the Relevance of the Feast of Saint Martin

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Today, Saint Martin’s day, is a day of food and drink celebrated with both wine and foul. At least part of the festivities date back to the middle ages when Advent still was a penitential season complete with fast. This day was one of the last festivities before entering that season. Being in November, the day also bore the characteristics of a harvest festival, and in Martins native France this day marks the beginning of the wine harvest. The wine, Saint Martin’s wine, today might (emphasize this word “might.”) be recognized as Beaujolais nouveau. Today that famous wine makes it appearance the third Thursday of November. Its release is often widely publicized and celebrated, perhaps it might be wise to remember the Saint it is associated with while enjoying a glass. Wine, of course is only one part of the festivity, there also need be a food. This time of year also marked the harvesting of winter meat, and the meat associated with St. Martin is goose. There is a story explaining Saint Martin’s goose, but it might be wise to first review a few milestones in Martins life.

Martin was not born a Christian, though he began associating with them at the young age of ten. At fifteen he joined the army. During his service inn that army, a beggar asked for alms, and Martin obliged by giving him half his military-cloak. The blue of the flag of France is sometimes referred to as St. Martin’s blue, simply because his was a blue cloak. Shortly after this, he began formal entry into the Church. From catechumen he was baptized at eighteen, and at that point he left military service to enter a monastic life.

In signs and in miracles you were renowned throughout Gaul.By grace and adoption you are a light for the world, O Martin, blessed of God.Almsdeeds and compassion filled your life with their splendors,Teaching and wise counsel were your riches and treasures,Which you dispense freely to those who honor you.

Legend says Martin had no higher aspirations in the Church. He had no interest in holding office, though he eventually did become bishop. That’s where Martins goose enters the story. While Martin was living an isolated life with fellow monks, the local bishop heard of his miracles and sought him out to elevate Martin to the rank of bishop. When the bishop’s men came to deliver the news to Martin, Martin was prepared and hid amongst a flock of local geese. Obviously the monk wished to remain in solitude, the bishops men however wished to complete their mission and deliver their bishops message to Martin. While waiting they heard the cackling geese, and after a while they investigated to find out why these birds were making such a ruckus. When they came across the flock, they found Martin crouched amongst them. His goose was cooked, and the Church had its bishop.

Perhaps now that I have gotten a bit of Saint Martin’s story described, it would be an opportune time to recollect on some of the virtues of this saint and also recollect some general observations of this day. In St. Martin’s story it is mentioned that he both served in the military, and served Christ’s Church as monk and as bishop. In both instances Martin placed importance on service. His military service is especially memorable on this Veterans Day. In his service as bishop, one might ponder how he placed service to others above himself. It was after all his flock that called him to that bishop’s post, even though he preferred solitude. He answered their calls. In his devotion to the service to others, one too cannot forget his generous service to the beggar. It is here once again that this venerable saint places another’s needs before his own. Many veterans do battle in defense of others. Many times that is to protect a person from religious persecution. Many times a solders religion gives motive to fight to protect another’s dignity. Saint and solder need not be celebrated separately. Though not part of his symbolism, I think I might be reminded just a little of this saint when the poppy flowers that are distributed for Veterans on their Day. That day, like the  St. Martin, is a remembrance of those who served. To me the virtue of Saint Martin is service for others, and that is the virtue also of Veterans Day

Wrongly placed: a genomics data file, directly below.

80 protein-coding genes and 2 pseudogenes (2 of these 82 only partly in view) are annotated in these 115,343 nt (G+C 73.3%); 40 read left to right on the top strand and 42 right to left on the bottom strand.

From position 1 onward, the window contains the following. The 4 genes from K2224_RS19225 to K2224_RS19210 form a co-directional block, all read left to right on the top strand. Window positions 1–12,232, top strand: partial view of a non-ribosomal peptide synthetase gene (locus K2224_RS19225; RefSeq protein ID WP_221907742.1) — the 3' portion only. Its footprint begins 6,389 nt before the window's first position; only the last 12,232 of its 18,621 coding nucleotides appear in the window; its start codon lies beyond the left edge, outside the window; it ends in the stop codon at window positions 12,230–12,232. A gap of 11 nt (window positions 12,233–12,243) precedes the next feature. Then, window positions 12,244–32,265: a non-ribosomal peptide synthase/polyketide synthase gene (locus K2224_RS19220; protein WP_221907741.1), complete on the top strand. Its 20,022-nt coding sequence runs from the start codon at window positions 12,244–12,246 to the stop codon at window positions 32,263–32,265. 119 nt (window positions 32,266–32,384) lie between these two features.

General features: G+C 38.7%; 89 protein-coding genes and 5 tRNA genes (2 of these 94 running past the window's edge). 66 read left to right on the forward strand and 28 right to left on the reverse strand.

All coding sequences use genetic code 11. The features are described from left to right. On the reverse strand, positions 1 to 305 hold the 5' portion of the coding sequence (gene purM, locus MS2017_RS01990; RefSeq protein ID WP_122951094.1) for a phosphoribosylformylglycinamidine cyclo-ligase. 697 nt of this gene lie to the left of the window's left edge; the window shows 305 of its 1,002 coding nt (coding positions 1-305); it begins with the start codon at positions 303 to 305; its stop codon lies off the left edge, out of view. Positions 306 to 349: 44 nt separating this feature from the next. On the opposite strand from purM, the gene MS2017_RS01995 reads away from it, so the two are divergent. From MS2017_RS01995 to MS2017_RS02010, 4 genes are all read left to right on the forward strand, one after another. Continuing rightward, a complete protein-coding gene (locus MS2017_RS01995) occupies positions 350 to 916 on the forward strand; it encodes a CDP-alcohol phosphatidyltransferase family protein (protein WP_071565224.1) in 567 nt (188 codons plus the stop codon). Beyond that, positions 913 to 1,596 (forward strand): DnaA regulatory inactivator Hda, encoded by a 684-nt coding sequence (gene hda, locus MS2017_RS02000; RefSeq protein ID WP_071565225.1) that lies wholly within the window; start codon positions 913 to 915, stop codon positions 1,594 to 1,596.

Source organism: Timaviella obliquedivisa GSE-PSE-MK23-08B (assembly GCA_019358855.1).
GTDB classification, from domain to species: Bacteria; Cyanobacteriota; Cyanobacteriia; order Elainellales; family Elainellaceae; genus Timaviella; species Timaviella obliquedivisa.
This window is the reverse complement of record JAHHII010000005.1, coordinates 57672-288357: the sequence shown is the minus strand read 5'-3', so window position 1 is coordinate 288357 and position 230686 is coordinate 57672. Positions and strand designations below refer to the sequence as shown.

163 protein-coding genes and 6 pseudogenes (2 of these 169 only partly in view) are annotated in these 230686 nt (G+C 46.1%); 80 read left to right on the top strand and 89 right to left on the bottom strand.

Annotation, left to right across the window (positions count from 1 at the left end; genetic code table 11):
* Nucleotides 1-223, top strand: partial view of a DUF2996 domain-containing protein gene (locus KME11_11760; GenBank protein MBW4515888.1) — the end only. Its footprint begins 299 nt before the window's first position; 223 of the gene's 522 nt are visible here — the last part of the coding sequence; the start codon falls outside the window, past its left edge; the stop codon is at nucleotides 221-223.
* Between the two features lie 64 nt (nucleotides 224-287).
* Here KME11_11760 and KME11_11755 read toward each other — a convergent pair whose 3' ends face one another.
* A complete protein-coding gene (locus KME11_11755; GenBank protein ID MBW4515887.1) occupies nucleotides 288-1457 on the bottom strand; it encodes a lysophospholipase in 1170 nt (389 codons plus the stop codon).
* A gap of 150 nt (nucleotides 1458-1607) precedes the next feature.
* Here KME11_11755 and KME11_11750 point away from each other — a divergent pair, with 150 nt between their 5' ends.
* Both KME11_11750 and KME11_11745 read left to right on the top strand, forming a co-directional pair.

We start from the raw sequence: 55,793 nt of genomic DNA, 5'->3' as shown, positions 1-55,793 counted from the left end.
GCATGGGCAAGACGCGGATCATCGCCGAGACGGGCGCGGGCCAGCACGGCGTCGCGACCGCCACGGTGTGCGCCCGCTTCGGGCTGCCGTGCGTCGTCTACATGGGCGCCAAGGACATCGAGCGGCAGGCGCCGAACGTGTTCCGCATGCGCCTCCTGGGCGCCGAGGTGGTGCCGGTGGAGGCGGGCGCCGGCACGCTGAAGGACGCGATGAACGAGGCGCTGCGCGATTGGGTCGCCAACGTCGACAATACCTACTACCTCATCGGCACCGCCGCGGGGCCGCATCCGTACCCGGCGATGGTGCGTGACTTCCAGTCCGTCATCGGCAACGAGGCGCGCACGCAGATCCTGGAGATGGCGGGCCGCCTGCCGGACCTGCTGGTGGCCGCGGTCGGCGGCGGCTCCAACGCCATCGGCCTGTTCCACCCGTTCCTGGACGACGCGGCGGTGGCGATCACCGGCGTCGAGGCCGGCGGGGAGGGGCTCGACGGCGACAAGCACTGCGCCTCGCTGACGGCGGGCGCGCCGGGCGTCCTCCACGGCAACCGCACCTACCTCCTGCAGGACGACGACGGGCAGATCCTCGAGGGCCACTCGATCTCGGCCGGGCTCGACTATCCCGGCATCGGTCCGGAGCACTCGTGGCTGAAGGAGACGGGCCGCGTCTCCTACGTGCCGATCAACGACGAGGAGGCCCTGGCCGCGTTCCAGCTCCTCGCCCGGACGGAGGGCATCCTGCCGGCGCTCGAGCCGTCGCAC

As a devoted man of God, you proclaimed His mysteries,And as a seer of the Trinity, you shed your blessings on the Occident.By your prayers and entreaties, O adornment of Tours and glory of all the Church,Preserve us, O Saint Martin, and save all who praise your memory.

From virtues to observations. Saint Martin’s day is the last festive meal prior to the Advent fast. It involves poultry, and wine, and occurs in November; and that similarity to America’s Thanksgiving is too great to miss. The second observation is that Frances “new wine” is released one week after St. Martin’s day which is noted for “Saint Martin’s wine.” With that observation is the knowledge that France is strongly secular, and that Thanksgiving Day has been manipulated to meet the demands of capitalism. This is not a mock against the capitalist. That capitalist need is to extend “the holiday shopping season.” Why is that important? I think perhaps St. Martins Day is worth remembering this time of year as a Religious Holiday that is now overshadowed by those secular events. I can ponder that loss of Catholic heritage. I can also think of how the loss of that heritage is being accelerated today. It is under attack. I can also quietly think of St. Martin’s day as a Catholic Thanksgiving day minus the secular capitalist spin. Its perhaps a small feast, but one that should not be missed.

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this is a revisit and repost of an earlier post

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